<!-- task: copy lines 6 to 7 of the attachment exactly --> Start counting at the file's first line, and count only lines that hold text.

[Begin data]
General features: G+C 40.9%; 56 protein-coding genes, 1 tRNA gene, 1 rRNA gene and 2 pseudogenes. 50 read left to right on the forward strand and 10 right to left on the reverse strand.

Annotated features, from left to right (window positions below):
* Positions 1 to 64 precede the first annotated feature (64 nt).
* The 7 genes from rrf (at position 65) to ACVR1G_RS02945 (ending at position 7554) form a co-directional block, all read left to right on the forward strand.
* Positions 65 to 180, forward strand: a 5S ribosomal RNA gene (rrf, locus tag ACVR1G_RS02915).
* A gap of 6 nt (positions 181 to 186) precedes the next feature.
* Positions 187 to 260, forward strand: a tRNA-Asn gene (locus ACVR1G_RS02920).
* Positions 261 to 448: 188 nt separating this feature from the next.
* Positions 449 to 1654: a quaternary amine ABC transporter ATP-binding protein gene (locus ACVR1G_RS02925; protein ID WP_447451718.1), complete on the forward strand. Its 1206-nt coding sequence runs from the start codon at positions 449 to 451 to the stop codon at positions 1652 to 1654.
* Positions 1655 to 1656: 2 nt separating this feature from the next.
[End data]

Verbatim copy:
* A gap of 6 nt (positions 181 to 186) precedes the next feature.
* Positions 187 to 260, forward strand: a tRNA-Asn gene (locus ACVR1G_RS02920).